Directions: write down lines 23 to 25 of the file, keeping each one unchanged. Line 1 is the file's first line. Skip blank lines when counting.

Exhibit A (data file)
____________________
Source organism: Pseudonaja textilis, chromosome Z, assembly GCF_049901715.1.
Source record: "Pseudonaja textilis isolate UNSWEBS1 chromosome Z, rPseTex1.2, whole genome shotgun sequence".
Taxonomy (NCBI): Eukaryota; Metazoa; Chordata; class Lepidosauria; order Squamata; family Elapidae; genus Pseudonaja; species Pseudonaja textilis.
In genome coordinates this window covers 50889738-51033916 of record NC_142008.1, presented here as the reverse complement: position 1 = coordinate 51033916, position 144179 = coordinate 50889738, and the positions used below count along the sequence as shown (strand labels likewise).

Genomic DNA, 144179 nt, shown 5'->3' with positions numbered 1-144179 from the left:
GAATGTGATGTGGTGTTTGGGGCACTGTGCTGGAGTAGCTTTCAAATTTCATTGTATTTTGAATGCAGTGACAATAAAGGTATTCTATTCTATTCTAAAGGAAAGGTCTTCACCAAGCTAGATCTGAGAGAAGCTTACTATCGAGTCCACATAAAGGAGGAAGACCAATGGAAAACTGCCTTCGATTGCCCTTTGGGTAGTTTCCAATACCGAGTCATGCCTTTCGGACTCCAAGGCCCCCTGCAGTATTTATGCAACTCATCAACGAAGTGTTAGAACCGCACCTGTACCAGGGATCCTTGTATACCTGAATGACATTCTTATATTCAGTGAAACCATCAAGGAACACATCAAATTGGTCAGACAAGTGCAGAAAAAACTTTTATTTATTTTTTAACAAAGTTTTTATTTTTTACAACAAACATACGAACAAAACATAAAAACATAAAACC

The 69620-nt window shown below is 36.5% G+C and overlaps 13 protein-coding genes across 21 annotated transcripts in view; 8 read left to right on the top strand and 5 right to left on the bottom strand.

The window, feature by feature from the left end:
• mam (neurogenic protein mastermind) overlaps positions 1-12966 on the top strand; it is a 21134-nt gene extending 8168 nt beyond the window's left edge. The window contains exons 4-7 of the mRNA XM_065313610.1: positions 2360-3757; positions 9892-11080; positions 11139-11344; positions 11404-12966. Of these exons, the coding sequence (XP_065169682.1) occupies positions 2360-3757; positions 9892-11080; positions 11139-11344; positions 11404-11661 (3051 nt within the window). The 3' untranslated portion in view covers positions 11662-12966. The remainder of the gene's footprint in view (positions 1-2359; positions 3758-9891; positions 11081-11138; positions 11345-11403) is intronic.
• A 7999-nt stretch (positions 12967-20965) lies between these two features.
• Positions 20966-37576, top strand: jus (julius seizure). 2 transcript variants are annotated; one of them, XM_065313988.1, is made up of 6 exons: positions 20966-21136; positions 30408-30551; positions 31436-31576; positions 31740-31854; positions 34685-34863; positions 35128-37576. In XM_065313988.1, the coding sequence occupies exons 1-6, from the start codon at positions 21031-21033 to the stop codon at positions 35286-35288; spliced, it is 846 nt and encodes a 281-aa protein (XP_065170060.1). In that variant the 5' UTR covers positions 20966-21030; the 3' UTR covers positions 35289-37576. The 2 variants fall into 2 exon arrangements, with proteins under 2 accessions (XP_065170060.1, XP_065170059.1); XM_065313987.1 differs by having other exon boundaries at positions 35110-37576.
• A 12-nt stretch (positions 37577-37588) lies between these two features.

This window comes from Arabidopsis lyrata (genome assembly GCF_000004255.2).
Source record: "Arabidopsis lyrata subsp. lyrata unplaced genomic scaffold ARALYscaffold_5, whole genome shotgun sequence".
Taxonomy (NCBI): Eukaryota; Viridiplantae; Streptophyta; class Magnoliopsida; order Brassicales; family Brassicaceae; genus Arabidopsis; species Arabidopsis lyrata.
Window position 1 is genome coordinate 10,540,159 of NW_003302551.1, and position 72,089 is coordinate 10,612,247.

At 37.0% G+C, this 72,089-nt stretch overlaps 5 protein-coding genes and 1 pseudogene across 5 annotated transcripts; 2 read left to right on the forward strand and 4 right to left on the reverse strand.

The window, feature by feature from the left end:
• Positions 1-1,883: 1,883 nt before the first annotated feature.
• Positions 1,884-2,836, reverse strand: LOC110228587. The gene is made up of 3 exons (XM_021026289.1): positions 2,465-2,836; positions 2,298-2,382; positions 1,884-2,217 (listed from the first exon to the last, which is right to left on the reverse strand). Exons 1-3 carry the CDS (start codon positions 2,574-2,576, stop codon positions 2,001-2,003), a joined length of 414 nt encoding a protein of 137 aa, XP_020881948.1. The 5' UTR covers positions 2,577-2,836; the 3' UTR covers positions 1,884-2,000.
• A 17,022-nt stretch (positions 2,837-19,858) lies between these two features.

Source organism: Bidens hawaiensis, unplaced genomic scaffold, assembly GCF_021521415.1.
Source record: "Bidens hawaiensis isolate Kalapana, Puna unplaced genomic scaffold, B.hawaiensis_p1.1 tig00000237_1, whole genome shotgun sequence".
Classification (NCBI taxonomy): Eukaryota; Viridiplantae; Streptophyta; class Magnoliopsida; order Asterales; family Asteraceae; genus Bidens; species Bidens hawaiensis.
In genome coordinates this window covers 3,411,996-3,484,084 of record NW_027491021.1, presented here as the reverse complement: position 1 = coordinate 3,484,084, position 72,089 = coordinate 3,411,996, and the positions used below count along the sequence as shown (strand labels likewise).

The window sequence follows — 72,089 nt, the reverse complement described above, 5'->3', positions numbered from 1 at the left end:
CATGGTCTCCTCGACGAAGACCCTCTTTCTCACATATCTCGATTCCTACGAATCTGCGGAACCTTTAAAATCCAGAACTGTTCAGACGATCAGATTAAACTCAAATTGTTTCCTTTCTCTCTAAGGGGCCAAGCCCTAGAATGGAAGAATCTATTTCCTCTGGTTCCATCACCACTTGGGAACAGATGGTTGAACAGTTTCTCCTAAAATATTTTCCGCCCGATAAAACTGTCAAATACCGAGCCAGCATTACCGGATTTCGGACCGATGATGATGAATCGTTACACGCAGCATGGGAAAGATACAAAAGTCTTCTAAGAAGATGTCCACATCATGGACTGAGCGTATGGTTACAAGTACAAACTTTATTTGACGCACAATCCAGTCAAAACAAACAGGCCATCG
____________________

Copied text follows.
Source record: "Bidens hawaiensis isolate Kalapana, Puna unplaced genomic scaffold, B.hawaiensis_p1.1 tig00000237_1, whole genome shotgun sequence".
Classification (NCBI taxonomy): Eukaryota; Viridiplantae; Streptophyta; class Magnoliopsida; order Asterales; family Asteraceae; genus Bidens; species Bidens hawaiensis.
In genome coordinates this window covers 3,411,996-3,484,084 of record NW_027491021.1, presented here as the reverse complement: position 1 = coordinate 3,484,084, position 72,089 = coordinate 3,411,996, and the positions used below count along the sequence as shown (strand labels likewise).